His temporary command of the Discovery demonstrated why his Enterprise crew valued him so highly. He was open to suggestions and made time to hear out ideas from any crew member. Furthermore, he put in the effort to get to know the crew -- their strengths, their fears, and their potential.
Samantha Carter -- Stargate SG-1
As the most ubiquitous character in the Stargate television franchise, Sam Carter epitomizes the ingenuity, intelligence, and integrity of Stargate Command. Her competence and calm approach to rapidly changing circumstances meant her teams could always rely on her to bring them home.
Jack Harkness -- Doctor Who/Torchwood
The movies may celebrate a certain earring-wearing, perpetually inebriated Captain Jack but Anglophiles and Whovians know where their affections lie when it comes to that name. Jack Harkness is the time-traveling immortal action hero no police box should be without. Frequently killed but never dead for long, he is the ultimate bounce-back boy and he always does it with a wink and a dimple. Carry on, sir! Aye, aye, all the way!
Quentin Larry Lance -- Arrow
Seriously, I did not know his middle name was Larry. Quentin Lance may have started as the anti-vigilante, anti-Oliver Queen adversarial curmudgeon but he soon became an integral member of Team Arrow. Overcoming the loss of two daughters and always contending with the specter of his alcoholism, his demise at the hands of The Dragon was a solid emotional punch at the heart of the fandom.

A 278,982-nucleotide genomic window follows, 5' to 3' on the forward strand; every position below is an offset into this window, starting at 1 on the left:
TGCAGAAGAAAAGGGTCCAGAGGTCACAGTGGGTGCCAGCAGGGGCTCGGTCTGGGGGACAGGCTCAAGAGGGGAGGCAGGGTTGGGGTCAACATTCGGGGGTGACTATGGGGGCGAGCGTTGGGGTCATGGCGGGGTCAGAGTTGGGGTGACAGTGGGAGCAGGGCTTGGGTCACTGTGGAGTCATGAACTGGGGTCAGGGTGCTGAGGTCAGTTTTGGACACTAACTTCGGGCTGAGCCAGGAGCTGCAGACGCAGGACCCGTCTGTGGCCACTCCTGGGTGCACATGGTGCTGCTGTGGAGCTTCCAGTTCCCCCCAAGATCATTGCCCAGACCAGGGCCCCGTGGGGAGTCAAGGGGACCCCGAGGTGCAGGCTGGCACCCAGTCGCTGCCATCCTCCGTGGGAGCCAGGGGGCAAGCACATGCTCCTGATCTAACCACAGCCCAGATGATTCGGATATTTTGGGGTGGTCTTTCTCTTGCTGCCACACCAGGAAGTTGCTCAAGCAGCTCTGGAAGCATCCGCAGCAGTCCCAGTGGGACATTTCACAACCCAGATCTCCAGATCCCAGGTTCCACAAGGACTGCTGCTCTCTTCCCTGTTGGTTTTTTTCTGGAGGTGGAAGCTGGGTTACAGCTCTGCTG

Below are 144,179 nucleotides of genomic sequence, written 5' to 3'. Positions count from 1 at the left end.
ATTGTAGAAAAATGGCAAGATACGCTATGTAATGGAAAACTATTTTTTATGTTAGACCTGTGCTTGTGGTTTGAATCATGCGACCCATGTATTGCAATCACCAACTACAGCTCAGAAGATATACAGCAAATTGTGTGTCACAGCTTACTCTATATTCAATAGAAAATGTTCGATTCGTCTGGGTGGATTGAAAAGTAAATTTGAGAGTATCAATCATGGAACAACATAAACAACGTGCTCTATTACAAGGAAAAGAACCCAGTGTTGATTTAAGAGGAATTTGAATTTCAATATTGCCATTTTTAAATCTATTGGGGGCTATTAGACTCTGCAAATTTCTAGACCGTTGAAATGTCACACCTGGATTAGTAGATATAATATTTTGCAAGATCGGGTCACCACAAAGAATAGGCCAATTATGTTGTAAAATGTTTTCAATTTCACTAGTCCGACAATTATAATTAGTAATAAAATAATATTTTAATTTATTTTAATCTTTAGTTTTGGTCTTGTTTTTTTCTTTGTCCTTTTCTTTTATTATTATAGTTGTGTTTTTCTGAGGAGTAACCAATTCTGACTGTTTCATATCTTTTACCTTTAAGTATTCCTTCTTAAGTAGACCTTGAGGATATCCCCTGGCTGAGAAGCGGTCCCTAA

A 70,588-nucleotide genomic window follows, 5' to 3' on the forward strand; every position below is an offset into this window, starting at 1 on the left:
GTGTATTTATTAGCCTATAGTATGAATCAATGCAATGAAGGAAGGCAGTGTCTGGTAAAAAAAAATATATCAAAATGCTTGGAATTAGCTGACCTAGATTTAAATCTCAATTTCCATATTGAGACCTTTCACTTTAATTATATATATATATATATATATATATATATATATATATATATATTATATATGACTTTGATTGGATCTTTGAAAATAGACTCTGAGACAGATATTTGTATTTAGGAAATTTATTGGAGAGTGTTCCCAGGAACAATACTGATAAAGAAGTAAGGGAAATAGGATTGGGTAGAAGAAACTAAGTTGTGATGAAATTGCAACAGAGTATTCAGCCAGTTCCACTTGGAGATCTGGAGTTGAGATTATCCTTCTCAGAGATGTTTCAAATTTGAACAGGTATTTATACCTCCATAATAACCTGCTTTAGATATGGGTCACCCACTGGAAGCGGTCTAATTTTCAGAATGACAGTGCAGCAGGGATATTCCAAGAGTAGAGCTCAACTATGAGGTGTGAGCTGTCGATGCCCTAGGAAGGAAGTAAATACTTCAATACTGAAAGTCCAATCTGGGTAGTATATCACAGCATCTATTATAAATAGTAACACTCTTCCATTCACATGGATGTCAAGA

Kara "Starbuck" Thrace -- Battlestar Galactica
Rebooting the iconic 1970s space soap was an ambitious undertaking and one of Ron Moore's most controversial choices was to gender swap the cigar-chomping, charismatic Starbuck. It was a choice that paid off in droves as Kara Thrace as portrayed by Katee Sackhoff quickly became a fan favorite and grew the role into something much more than a hot-shot pilot and best bud.
H.M. "Howling Mad" Murdock -- The A-Team
Some may think twice about following where this captain leads as he tended more toward "loose cannon" than "rock steady". However, when a plan was in place, he could always be counted upon to pull his weight and carry through. Murdock may not have been predictable but he was always interesting.
Teela -- He-Man and the Masters of the Universe
As Captain of the Royal Guard of Eternia, Teela is a formidable fighter prone to hot-headed decisions. Much of her life is shrouded in secrecy as she is unaware of who her biological parents are as well as ignorant of Prince Adam's dual life as He-Man. Still, she represents the Royal Palace with honor and is a caring and supportive friend and daughter.
Benjamin Franklin "Hawkeye" Pierce, B.J. Honeycutt, "Trapper" John McIntyre -- M*A*S*H